The idea of “colorblindness” makes it possible to believe that we are living in a meritocracy where anything is possible for anyone to achieve. In reality, people of color encounter hardships every day that white people do not. It is our collective responsibility to acknowledge, talk about, and change this reality so that every young person can reach their full potential.

Shift From: Overarching anti-CRT stance as presented in this Heritage Foundation report – “Critical race theory is a grave threat to the American way of life.”

Shift To: Students are ready for systems and institutions to change. Trust students to talk about what’s happening in the world around them.

Students need to learn the full and diverse range of U.S. history and current events, even when it doesn’t live up to the values we believe in. The U.S. is both founded on ideals of liberty, freedom and equality, and has been built on slavery, exploitation, genocide, and exclusion. If we want our future to be different, we have to deal with the past openly and honestly.

Shift From: “Divisive Concepts” / False unity

Shift To: Our bonds, as society and individuals, are built through truth and conversation. Lies and misinformation are what will deepen the divide.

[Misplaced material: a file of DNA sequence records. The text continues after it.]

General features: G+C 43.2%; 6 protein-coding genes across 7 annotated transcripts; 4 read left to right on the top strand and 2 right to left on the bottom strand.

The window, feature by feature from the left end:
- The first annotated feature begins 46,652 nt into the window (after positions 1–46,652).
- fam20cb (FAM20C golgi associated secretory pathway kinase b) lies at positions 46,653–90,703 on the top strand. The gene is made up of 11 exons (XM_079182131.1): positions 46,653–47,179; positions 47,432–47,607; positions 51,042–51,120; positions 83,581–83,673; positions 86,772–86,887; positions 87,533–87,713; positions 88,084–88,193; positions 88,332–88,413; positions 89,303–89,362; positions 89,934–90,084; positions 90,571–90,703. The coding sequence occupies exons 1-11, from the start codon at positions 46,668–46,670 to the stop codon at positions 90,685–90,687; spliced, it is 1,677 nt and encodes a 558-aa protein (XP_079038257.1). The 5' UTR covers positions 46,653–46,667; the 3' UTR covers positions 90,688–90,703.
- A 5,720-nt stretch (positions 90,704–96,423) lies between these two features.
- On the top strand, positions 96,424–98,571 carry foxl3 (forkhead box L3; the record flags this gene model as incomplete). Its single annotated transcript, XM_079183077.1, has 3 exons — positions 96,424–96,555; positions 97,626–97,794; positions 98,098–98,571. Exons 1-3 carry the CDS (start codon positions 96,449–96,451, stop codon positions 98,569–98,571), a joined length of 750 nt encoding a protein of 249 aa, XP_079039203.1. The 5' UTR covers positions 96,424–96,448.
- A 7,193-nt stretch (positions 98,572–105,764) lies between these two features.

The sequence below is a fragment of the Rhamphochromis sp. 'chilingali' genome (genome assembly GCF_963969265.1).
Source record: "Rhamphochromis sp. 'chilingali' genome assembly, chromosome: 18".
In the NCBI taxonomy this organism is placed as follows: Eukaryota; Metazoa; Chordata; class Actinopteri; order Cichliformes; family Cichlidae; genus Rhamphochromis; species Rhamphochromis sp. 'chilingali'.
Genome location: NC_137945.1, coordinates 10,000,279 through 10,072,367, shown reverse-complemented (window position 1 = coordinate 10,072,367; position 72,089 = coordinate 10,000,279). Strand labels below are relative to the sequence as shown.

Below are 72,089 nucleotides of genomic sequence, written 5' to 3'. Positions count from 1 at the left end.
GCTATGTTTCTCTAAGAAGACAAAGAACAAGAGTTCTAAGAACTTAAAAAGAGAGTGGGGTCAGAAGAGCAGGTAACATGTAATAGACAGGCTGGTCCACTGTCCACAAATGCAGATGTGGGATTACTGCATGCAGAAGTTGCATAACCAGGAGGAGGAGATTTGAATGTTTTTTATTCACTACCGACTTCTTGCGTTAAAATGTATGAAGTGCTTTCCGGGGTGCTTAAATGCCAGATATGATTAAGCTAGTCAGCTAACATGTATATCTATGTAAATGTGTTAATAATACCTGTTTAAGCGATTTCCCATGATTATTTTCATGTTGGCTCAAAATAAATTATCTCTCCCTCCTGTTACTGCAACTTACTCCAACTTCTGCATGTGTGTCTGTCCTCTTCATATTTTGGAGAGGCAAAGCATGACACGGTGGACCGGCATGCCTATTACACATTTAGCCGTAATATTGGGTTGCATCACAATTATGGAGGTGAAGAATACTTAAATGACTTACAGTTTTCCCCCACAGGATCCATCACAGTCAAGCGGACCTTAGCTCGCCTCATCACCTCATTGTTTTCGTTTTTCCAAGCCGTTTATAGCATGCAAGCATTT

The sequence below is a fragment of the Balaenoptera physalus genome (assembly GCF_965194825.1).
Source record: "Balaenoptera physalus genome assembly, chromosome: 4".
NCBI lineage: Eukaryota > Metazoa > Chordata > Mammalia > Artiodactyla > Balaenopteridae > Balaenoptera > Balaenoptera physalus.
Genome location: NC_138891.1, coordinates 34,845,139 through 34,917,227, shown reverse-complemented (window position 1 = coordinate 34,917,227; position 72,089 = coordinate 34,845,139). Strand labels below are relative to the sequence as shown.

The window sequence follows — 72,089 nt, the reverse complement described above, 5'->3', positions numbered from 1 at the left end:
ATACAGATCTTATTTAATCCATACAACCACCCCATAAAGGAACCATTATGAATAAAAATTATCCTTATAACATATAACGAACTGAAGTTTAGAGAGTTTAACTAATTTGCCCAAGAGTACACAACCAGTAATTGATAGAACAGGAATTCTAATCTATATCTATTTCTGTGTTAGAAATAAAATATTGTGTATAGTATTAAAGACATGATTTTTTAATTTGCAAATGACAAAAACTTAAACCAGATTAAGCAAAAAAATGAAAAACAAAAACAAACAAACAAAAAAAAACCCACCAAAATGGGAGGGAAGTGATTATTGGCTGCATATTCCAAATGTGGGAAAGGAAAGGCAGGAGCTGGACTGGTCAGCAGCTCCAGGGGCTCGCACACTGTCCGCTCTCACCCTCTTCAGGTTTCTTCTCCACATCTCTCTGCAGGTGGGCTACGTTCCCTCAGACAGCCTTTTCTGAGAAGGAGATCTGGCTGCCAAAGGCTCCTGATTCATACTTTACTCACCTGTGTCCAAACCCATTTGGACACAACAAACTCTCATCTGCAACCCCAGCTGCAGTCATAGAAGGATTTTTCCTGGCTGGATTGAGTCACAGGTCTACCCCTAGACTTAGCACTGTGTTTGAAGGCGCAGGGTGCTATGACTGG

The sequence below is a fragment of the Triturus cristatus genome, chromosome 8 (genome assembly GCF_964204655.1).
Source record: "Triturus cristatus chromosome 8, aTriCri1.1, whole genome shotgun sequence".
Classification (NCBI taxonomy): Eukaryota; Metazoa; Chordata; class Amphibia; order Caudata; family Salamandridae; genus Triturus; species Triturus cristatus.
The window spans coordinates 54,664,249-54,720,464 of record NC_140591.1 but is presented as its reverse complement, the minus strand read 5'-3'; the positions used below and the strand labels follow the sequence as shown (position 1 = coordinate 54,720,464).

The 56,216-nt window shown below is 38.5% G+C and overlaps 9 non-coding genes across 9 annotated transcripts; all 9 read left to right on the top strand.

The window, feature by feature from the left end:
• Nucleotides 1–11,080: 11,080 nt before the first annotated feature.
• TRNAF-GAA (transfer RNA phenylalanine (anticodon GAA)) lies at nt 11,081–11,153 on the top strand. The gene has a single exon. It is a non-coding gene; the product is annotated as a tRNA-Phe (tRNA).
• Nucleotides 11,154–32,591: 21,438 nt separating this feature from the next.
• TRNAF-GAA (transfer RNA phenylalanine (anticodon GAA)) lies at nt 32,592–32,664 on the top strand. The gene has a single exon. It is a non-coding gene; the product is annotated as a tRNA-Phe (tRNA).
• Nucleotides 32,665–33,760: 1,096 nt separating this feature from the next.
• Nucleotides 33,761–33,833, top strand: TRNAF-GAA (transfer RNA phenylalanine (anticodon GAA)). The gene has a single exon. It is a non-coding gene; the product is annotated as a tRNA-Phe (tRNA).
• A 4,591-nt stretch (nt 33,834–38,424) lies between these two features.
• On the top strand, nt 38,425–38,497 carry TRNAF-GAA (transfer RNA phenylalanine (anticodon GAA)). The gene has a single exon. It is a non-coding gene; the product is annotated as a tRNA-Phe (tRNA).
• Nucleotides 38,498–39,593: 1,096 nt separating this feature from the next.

Facing divisive topics head on is a long tradition in this country. The Declaration of Independence was divisive. The abolition of slavery was so divisive that there was a Civil War. Let teachers teach, and keep politicians from legislating away our right to the truth.

Shift From: Teaching about race and politics in schools is “indoctrination.”

Shift To: We can’t deny students from having access to information about issues that affect their daily lives.

Students need to learn about how power, race, and oppression intersect to be prepared to take on challenges now and in the future. Banning conversations about racism in schools is a form of censorship.

If teachers are only allowed to talk about why the U.S. is “great” without talking about its flaws, then we’re asking them to teach propaganda, not history. These efforts are attempting to prohibit the teaching of ideas they don’t like – that’s censorship.

Shift From: Fears such as “CRT inflicts emotional and psychological harm” / makes children feel bad about being White; turns White children into “bad guys”; decenters White history

Shift To: The U.S. is stronger because of its incredible diversity, and so are our classrooms. Young people are ingenious and capable of learning about different races, cultures, and histories in the classroom.

Teaching about the cultures of a wide range of students isn’t something to fear. A shared, honest understanding of the past bridges divides.